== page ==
Solar Eclipse 2017

I was lucky enough to witness one of nature’s wonders today- the rare spectacle known as a solar eclipse. I live in Texas, so I was not in the path of totality, but the partial eclipse was still an awesome sight.

I was unable to take photos because I lacked the proper equipment, but I will share my experience as best as I can with words. I used three pieces of equipment to view the eclipse- my smartphone, with help from the NASA livestream, a pair of ISO certified glasses, which I obtained courtesy of my local astronomy association, and a camera obscura (i.e. a card that I tore in half and poked a hole in with a thumbtack.)


(Not pictured- my smartphone and the thumbtack.)

I got an early start viewing the solar eclipse from my smartphone, watching the live feed of the eclipse that NASA was streaming from Oregon. When I was able, I went outside to view the eclipse firsthand. I went outside at 12:08pm CDT, and followed the eclipse’s progress until 12:26pm CDT. The view through my eclipse glasses was sharp, and the dark curve of the moon was starkly visible against the sun’s orange crescent. When I began viewing, the coverage was ~15%, and before I went inside again the coverage was ~30%.

I went back outside at 1:00pm CDT. I viewed the eclipse through my glasses, and also decided to try using a little pinhole viewer I’d made. The pinhole viewer worked much better than I’d anticipated. I didn’t have to adjust the angles of the cards very much at all before the eclipse became visible, and though it wasn’t as big and clear as the view through the glasses, I could clearly see a bright little crescent of light on the card. The last time I viewed the eclipse, the coverage was ~50%.

Viewing nature’s wonders was its own reward, but I would be remiss if I didn’t at least attempt to discover any superpowers the eclipse might have unleashed from deep within me. I haven’t tried everything, of course, but here are the possibilities I’ve eliminated.

I cannot stop time.

I’m not indestructible. (I still have a little scab on my chin that hasn’t miraculously healed.)

I cannot pass through solid objects.

I’m not a magical girl. (I tried shouting “moon prism power, make up!” but nothing happened.)

I cannot see the future.


It’s too hot for me to attempt to try super strength or super speed, and I haven’t had enough time alone to try to fly. If anyone else has any ideas on superpowers for me to try, leave them in the comments. I assign a very low probability that I received any superpowers at all, but I have nothing to lose, and everything to gain in testing it.

Keep your eyes on the skies, everyone, and happy viewing.

The Only Unstoppable Hero

As I look at the world around me, it’s becoming more and more apparent that I am living in a poorly-written fictional dystopia. The cartoonish villains, the convoluted plots, and the lopsided world building can only be effectively dealt with by one type of hero.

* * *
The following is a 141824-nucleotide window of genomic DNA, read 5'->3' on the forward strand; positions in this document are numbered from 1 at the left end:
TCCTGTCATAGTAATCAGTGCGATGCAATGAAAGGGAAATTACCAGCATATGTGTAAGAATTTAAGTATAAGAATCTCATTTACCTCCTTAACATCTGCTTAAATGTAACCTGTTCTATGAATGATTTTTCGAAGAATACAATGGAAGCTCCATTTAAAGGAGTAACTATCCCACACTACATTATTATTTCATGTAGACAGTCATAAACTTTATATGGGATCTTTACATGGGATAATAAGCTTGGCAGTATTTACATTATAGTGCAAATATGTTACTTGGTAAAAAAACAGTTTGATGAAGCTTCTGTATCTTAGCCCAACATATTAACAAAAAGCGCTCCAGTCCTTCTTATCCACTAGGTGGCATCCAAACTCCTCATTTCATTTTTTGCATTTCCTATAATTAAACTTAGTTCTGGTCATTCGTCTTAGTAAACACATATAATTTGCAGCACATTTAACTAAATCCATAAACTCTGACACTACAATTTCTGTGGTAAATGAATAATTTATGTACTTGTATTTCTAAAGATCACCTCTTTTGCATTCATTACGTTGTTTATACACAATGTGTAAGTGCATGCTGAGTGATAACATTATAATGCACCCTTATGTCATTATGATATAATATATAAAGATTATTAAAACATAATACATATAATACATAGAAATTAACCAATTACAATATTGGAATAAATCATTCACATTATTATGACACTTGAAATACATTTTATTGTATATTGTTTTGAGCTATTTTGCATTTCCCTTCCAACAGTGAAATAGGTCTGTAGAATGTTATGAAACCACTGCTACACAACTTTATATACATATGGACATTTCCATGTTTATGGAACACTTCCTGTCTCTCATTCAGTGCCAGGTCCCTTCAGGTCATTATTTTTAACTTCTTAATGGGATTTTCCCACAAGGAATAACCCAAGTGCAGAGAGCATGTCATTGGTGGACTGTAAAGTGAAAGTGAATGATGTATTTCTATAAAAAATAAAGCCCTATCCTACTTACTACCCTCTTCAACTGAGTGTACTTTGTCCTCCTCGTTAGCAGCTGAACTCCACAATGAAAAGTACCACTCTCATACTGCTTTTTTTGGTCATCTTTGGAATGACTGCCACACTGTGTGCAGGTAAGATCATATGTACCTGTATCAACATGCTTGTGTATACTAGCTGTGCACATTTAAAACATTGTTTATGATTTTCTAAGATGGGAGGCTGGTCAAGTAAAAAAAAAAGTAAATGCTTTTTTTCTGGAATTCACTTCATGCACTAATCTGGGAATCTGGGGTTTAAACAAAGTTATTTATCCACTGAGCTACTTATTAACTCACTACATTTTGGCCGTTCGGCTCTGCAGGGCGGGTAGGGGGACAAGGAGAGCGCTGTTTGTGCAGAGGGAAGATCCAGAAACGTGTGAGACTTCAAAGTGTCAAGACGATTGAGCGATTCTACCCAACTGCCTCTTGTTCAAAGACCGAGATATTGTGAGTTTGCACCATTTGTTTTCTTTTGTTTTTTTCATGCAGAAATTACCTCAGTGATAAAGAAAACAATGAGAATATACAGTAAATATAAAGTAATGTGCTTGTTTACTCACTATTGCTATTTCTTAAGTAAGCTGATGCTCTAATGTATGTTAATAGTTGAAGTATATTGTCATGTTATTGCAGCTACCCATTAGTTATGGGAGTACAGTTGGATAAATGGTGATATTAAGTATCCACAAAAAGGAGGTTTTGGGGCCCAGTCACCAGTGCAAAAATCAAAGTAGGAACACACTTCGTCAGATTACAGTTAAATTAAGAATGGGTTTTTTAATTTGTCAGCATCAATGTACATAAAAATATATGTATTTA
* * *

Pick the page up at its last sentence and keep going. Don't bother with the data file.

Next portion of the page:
Enter the Mary Sue.

Mary Sue was first introduced in a Star Trek fan fiction parody. She was a character so perfect, so beloved, and so undeserving of all of her success and love that the reader couldn’t help but hate her. A Mary Sue generally acts as an avatar for the author to insert an idealized version of themself into their favorite fictional world. Because the character is pure wish-fulfilment, they can never lose.

When I was a kid, a Mary Sue Bridgett would often go on adventures with her favorite characters on shows such as Star Trek TNG, Seaquest DSV, and Batman. Mary Sue Bridgett was an amazingly accomplished 10 year old.

-Mary Sue Bridgett was a super genius with the highest IQ ever.

-Mary Sue Bridgett could speak every language.

-Mary Sue Bridgett was familiar with the culture and history of every alien race.

-Mary Sue Bridgett was best friends with every main character and was in every scene with them, even if these scenes were far apart and took place at the same time. Mary Sue Bridgett was omnipresent.

-Mary Sue Bridgett had an eidetic memory and could do complex mathematics in her head.

-Mary Sue Bridgett could break the fourth wall to solve any problem.

-Mary Sue Bridgett, if captured, could never be broken. Capture was difficult, though, because Mary Sue Bridgett was almost impossible to restrain.

-Mary Sue Bridgett’s superpower was to have the most convenient superpower in every situation.

-Mary Sue Bridgett was from an alien world whose civilization was perfectly enlightened, peaceful, and rational. Everyone on this world wore togas and discussed philosophy around public fountains in their spare time. I named this amazing world Xenon.

I’m  convinced that I’m not the only person with a Mary Sue version of themselves buried deep down. Perhaps you’ve had similar fantasies in your own youth.

Of course, Mary Sue characters rarely have to struggle to gain their amazing powers, but in the real world, people do. So to become the hero the world needs, we need to first imagine our own Mary Sue, priorities their most useful qualities, and then work hard to achieve them

I will never be a super-genius, but I can study and improve my mind. I can study languages, history, and mathematics. I can work out to build my physical strength. I can try to make my own world a little more like Xenon.